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With workers and customers seeking to avoid human interaction during the COVID-19 pandemic as much as possible, industry experts say the ongoing trend toward greater automation in the workplace is accelerating.

In a recent PwC survey, 44% of corporate financial officers said they were considering utilizing more automation in response to the coronavirus, writes Tim Henderson in The Pew Charitable Trust’s weekly newsletter Stateline. Adding more robots can help factories keep up production when they must limit the number of human workers for safety’s sake.

Stateline noted that White Castle plans to start using a robot fryer named “Flippy” this fall in Chicago in order to minimize human contact with food. Tyson Foods has sped up its ongoing work on a robot chicken butcher in recent months, citing increased urgency because of the pandemic.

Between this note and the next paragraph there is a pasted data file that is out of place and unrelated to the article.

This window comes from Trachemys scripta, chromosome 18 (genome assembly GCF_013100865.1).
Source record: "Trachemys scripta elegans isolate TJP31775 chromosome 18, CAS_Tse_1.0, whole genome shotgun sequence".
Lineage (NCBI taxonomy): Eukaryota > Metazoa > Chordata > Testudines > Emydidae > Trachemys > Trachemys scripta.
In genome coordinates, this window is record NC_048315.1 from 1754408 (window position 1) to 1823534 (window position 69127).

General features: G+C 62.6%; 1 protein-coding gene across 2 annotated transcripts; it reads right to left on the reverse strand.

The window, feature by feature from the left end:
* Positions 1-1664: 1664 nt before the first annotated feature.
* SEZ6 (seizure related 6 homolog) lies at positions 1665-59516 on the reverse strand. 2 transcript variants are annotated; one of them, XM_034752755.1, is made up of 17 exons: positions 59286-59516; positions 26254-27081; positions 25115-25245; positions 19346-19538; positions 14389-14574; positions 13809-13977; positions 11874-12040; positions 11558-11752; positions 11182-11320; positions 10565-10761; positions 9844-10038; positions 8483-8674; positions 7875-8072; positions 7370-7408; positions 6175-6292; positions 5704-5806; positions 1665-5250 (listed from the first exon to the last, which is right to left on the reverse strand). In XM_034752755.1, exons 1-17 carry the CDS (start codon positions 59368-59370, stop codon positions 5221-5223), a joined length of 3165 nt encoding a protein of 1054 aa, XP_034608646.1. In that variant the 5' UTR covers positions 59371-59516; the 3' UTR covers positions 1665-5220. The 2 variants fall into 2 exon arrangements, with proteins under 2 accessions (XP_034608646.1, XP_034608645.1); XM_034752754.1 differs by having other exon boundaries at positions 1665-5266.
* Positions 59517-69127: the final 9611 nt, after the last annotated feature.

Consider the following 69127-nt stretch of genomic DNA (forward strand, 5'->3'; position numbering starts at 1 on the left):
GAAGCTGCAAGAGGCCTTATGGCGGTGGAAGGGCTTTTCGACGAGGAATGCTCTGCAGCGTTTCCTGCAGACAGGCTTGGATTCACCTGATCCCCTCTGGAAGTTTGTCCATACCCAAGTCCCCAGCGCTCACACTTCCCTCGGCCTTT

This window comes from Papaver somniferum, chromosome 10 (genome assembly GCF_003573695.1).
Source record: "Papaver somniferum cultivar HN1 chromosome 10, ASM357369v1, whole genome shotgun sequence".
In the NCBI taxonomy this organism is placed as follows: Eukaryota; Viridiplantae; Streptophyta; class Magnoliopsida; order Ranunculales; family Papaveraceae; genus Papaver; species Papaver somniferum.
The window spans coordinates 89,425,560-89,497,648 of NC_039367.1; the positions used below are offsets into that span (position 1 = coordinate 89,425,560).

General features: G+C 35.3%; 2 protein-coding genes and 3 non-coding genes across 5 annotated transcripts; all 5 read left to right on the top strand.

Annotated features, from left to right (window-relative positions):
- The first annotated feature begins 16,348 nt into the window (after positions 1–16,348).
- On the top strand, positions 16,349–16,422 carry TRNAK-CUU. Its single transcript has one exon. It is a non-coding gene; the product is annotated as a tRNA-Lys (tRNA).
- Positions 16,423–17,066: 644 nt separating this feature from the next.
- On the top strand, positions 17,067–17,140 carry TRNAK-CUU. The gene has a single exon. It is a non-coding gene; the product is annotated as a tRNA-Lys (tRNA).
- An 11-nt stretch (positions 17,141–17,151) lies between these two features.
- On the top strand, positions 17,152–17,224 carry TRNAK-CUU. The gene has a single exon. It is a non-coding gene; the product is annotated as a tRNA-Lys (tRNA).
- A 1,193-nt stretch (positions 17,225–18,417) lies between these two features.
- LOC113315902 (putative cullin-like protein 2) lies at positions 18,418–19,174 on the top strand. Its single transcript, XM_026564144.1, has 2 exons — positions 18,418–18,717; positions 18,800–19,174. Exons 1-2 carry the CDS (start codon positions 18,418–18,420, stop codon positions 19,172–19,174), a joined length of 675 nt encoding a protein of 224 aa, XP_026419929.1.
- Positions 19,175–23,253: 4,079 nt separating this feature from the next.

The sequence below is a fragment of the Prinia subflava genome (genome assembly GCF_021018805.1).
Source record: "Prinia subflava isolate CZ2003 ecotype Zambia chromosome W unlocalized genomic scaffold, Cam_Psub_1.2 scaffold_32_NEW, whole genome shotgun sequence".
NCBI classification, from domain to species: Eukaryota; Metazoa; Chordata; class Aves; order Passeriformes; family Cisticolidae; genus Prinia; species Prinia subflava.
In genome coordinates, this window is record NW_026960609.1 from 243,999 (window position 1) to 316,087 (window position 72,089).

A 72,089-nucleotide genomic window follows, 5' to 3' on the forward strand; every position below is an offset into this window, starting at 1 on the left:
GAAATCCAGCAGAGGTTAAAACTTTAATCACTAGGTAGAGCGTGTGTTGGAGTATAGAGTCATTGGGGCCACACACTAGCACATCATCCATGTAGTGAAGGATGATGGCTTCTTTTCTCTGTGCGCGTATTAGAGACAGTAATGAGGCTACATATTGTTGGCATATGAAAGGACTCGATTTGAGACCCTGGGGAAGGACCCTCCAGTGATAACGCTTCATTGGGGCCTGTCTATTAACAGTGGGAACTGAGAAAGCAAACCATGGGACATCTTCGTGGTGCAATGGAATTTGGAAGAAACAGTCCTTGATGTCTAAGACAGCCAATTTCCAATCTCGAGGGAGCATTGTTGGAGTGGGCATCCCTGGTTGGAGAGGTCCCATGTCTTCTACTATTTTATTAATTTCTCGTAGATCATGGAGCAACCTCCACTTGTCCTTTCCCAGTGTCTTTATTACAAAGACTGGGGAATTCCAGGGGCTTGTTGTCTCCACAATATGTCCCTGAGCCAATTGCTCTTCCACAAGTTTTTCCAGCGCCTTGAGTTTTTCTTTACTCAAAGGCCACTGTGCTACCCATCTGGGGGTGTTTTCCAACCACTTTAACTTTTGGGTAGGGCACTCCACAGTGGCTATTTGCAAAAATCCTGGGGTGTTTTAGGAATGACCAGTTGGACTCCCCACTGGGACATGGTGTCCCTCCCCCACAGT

Robotic welders are also popular because of pandemic worker safety issues and because companies are bringing back work to the United States from overseas to avoid COVID-19 supply chain issues. The robot welders handle more routine tasks, freeing up skilled human welders for more complex tasks.

Jobs also could become automated for some workers such as computer programmers, medical assistants and sales professionals, Stateline noted. Already robots can do hospital jobs that have become increasingly dangerous during the pandemic, such as cleaning patient rooms. Using robots for this task helps minimize staff exposure to COVID-19 and other infectious diseases.

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